With the help of Donna Karan and DKNY, G-III Apparel Group is aiming to break out of its longtime stomping ground of North American.

G-III paid $650 million last year to acquire the brands and it’s already benefiting considerably from the additions, with second-quarter sales rising 21 percent to $530 million, $45 million of which came from DKNY and Donna Karan. Total e-commerce sales grew by 20 percent.

New deliveries for both brands are just getting under way, but Morris Goldfarb, G-III’s chairman and chief executive officer, said during a call with analysts that things are on track for sales to hit $200 million in the second half of the year.

Wall Street was happy with the performance and sent shares of the company up 10.6 percent to $30.47, one of the highest levels in the last year. 

Goldfarb is also looking at DKNY and Donna Karan as the beginning of G-III’s transformation into a truly international player with a number of growth avenues waiting to be taken.

“Now with DKNY and Donna Karan, we have iconic globally renowned names that position us to grow in a much more meaningful way around the world,” Goldfarb said.

Asia is an immediate target, aided by a new joint venture with Fred Gehring’s investment fund, Amlon Capital BV, that will see accessories, men’s wear and women’s wear from the Donna Karan brands hit the market next year in China.

But Goldfarb pointed to Europe as a “very significant” opportunity, along with the Middle East and “even Russia” as full of growth potential for the brands.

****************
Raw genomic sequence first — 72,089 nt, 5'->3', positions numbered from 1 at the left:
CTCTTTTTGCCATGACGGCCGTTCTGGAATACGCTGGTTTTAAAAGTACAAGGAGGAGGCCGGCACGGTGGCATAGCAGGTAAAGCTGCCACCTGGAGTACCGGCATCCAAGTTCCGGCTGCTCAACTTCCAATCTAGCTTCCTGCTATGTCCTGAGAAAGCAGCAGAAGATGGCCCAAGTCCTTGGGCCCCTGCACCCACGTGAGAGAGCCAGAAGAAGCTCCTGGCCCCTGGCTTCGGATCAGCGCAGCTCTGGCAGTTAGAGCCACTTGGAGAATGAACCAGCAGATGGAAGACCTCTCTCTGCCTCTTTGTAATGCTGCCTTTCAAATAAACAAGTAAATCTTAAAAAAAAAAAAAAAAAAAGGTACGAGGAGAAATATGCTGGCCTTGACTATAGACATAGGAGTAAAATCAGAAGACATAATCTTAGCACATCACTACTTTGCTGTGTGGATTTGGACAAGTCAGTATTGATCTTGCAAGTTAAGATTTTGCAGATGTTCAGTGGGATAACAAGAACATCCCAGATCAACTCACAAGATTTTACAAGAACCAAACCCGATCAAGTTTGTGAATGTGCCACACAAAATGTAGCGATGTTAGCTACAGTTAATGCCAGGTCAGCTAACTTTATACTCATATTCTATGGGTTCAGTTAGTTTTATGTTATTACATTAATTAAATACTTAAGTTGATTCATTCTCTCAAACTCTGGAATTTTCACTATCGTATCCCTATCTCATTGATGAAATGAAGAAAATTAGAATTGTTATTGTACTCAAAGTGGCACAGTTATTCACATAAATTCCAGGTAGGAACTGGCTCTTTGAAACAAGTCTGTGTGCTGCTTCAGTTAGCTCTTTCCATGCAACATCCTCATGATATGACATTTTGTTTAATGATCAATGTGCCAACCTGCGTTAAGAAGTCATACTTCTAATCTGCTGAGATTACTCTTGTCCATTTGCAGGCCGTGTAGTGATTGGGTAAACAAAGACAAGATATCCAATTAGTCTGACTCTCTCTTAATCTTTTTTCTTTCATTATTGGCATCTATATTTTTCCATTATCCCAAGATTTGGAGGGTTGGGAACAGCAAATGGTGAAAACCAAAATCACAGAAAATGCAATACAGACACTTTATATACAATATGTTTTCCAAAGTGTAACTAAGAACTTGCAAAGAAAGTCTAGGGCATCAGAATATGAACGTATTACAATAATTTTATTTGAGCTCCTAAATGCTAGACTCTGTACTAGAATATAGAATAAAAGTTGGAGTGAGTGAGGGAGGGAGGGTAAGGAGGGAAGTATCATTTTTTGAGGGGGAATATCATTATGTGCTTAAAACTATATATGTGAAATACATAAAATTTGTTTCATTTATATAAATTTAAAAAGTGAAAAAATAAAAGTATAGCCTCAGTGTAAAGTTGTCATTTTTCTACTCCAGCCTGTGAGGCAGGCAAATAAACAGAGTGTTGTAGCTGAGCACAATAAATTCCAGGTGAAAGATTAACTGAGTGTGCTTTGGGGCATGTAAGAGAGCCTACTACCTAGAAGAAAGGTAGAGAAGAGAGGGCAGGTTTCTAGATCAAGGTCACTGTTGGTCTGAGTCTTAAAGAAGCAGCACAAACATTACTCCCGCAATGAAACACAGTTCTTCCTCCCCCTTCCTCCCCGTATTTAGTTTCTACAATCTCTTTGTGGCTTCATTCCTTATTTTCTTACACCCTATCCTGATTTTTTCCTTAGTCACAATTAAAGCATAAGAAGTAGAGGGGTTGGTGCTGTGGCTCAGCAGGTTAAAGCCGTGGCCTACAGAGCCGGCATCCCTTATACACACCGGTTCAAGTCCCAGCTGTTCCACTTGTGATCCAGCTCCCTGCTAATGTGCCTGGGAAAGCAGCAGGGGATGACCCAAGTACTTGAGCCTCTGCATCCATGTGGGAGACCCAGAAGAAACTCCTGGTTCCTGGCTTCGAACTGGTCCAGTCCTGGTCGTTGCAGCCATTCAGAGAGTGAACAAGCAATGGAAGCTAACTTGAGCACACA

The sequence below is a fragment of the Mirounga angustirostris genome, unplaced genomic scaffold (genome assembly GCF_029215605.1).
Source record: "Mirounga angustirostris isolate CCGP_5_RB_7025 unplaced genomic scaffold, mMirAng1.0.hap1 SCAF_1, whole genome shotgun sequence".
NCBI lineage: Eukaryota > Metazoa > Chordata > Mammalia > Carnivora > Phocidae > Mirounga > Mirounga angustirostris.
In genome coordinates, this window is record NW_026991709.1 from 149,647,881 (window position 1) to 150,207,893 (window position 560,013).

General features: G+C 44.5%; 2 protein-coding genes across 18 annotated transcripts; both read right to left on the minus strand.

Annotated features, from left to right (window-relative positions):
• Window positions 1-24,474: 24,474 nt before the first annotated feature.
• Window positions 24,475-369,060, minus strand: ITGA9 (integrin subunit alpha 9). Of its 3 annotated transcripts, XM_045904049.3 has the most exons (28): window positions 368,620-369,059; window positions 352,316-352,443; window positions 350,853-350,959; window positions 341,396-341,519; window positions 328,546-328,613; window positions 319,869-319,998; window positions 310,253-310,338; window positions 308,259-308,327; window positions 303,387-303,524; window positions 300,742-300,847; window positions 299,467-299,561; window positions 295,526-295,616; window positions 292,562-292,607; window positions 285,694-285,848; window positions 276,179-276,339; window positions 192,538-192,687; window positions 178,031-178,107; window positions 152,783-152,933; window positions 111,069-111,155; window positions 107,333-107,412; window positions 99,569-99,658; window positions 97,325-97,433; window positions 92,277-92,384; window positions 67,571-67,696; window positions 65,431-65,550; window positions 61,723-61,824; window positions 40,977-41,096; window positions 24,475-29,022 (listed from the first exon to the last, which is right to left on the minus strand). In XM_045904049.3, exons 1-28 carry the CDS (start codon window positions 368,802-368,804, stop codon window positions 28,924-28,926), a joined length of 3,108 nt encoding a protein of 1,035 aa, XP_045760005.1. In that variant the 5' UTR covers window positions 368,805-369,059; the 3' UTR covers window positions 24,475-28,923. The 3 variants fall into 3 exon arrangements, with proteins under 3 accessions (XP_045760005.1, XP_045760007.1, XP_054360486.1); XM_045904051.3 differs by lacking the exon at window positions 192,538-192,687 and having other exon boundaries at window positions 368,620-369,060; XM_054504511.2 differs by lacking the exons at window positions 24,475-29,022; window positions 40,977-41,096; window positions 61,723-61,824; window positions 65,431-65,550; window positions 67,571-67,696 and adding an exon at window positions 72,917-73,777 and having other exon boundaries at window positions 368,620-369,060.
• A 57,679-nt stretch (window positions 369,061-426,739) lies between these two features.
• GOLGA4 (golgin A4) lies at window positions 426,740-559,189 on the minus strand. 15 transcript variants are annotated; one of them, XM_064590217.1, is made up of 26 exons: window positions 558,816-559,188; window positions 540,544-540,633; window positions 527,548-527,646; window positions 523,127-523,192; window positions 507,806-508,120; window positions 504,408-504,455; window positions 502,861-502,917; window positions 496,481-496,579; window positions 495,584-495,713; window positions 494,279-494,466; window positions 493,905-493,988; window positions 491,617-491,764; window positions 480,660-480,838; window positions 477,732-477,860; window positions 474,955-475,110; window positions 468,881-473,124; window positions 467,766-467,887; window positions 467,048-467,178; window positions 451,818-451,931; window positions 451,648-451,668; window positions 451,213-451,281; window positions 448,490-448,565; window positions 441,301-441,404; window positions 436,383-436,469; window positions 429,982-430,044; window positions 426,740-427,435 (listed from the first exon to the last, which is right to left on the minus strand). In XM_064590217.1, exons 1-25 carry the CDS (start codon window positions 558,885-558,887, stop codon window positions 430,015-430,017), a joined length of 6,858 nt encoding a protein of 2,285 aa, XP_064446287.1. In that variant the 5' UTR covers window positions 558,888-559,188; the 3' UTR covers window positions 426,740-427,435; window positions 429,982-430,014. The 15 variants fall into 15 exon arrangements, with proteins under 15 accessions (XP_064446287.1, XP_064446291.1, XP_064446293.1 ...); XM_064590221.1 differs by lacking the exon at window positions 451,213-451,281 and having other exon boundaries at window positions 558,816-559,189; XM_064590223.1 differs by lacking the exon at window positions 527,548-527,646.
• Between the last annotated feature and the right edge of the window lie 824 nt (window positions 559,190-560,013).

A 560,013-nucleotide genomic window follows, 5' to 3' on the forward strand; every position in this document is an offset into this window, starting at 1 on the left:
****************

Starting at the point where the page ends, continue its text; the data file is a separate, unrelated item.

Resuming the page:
“As we’ve all noticed, the earnings of companies in our universe, most seemed to be coming from Europe and Asia and this is the first time we’re going to be able to address those geographic areas and we’re excited by it,” he added.

The Donna Karan brands aren’t the only ones expected to grow. Goldfarb said he sees G-III’s Tommy Hilfiger business through a license with PVH as one that will double in the second half of this year, creating about $250 million in annual sales, a number that could in time reach close to $1 billion.

While sales from G-III’s much smaller Karl Lagerfeld brand aren’t expected to reach those heights, the brand is growing, too, thanks in part to “global interest,” according to Goldfarb.   

“We see Lagerfeld has the potential for half a billion in sales globally,” he said.

Other areas of G-III’s business aren’t as rosy. The company posted a $8.6 million net loss for the second quarter, compared to a $1.3 million loss a year ago, and it’s still in the process of closing retail stores dedicated to Wilson’s Leather and its footwear brand Bass.

Last year, the company closed 60 stores and at least another 113 closures are slated to be complete by the end of 2019.

But Goldfarb said profitability is set to improve over the second half of the year, in large part due to the Donna Karan acquisition.

While he admitted that the overall retail environment “is tough, traffic levels are down,” Goldfarb quickly put a positive spin on things, noting,“This is a wonderful time to build retail.”

“If you have the wherewithal and you have a successful model, there is no better time to be able to negotiate with developers on real estate,” he said. “I’m not acquiring retail, I’m not leasing retail. But I would imagine that if I was, this would be a good day to build retail, if you had a formula that was right.”

He added that the internal reorganizations of companies such as Michael Kors, Ralph Lauren and Macy’s have created a pool of “so much great talent” that G-III is looking at to help build its brands further. Earlier this year, the company brought on former Ralph Lauren executive Barbara Kennedy to helm Donna Karan’s growing wholesale business.

“This is a great time to undertake the initiative that we have,” Goldfarb said. “Occasionally, you’ve got to upgrade. Occasionally, you make a mistake. But overall…this is a good time to build.”

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